The Latest In Progress
A double page spread for each number shares an animal (or plenty of them) doing something rhyming and whimsical. The illustrations are cute and often funny, and even when the rhyme isn't perfect, (14 capybaras eating bananas), it's humorous enough to not so much matter. A great and fun counting book. Up to Seven. Jamie Watson
A well researched biography of these two talented but flawed artists whose relationship was troubled but intense. With details of the time and many other public figures, Henry Ford, Nelson Rockefeller, Trotsy, Reef brings their time and politics to life as well, reflecting their public consciousness and communist sympathies. The end pages reflect the author's research and the photographs, generously interspersed add to the intensity of the story. Ten to Fourteen.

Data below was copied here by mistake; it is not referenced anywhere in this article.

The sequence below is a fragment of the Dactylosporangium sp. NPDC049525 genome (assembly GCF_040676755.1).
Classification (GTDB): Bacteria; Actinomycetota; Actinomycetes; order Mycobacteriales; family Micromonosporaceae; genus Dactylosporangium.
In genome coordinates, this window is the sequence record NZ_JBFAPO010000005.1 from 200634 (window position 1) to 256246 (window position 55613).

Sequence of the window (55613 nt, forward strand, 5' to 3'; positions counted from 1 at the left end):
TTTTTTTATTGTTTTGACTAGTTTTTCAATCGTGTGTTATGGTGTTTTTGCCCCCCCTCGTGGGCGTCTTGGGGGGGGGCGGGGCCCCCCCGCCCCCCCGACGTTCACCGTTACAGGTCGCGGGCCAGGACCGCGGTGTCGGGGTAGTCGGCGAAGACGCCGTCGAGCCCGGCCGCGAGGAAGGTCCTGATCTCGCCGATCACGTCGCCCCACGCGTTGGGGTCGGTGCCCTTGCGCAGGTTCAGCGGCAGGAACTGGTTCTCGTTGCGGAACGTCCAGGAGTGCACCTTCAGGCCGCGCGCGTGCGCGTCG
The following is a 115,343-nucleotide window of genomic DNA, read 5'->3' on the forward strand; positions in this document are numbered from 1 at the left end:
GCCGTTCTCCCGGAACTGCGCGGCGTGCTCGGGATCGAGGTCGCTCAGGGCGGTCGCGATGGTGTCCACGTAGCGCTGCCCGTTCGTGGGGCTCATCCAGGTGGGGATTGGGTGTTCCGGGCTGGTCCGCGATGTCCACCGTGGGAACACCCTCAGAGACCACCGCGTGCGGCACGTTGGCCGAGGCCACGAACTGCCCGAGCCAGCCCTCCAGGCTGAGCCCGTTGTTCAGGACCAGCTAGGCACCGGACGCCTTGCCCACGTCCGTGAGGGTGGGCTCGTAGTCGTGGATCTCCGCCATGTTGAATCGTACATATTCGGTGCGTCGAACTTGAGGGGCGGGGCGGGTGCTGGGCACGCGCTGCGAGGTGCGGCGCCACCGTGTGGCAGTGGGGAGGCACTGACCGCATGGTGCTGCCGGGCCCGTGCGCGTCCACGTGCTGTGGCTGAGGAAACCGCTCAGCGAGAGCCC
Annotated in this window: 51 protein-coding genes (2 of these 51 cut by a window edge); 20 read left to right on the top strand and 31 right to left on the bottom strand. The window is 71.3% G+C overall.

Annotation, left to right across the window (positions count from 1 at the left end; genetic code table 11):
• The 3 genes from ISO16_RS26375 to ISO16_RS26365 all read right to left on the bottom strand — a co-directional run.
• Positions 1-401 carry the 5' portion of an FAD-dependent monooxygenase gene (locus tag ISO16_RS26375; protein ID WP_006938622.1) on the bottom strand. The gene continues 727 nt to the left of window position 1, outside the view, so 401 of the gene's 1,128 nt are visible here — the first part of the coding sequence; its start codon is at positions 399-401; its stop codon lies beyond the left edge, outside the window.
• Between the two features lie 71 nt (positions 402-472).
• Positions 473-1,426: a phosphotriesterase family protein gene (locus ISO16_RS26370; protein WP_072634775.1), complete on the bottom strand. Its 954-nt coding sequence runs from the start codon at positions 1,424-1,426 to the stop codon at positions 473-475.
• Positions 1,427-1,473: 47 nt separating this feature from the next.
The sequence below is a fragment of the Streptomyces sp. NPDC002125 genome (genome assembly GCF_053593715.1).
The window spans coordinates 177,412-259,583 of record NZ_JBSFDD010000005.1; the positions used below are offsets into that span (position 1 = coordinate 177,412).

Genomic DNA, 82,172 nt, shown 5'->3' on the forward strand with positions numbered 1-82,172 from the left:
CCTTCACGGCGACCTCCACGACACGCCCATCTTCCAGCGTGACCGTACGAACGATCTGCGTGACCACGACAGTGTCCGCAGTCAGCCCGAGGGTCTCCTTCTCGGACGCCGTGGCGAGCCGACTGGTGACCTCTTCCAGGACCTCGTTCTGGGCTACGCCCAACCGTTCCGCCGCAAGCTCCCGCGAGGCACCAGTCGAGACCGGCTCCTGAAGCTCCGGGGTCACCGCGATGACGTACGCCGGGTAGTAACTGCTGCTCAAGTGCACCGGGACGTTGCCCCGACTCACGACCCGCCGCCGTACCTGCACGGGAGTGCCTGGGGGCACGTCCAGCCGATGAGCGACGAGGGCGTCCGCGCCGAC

A young girl is anxious to be a detective and sees mysteries all around her until she falls into two, a rescued dog and a thief who has caused a classmate to lose his job. The language is simple but the story is complex enough to hold interest without being too predictable and Maisie's dog is sure to win over the hearts of many readers. Seven to Ten.
A mystery involving an old house with mysteries, mysterious and unexpected guests at Christmas time, a well loved orphan who longs to know his birth parentns while also feeling love for his adoptive parents. His personality quirks seem assuaged with the friendship of Meddy, who involves him in uncovering the many mysteries created by the guests appearances. Cocoa adds to the warmth of this story as do the well developed and quirky secondary characters and the power of telling stories helps to mvoe this story along. An old fashioned kind of story. Ten to Fourteen
itsu's life changes drastically after Pearl Harbor, first at school and among her friends, and then when her family is relocated to an internment camp and she has to leave behind her beloved Dog. larson focuses on what camp life is like from a child's perspective, especially her longing for her dog who writes to her faithfully. Young readers will emphasize and perhaps learn more charity towards those who may be considered "enemies". Seven to Ten.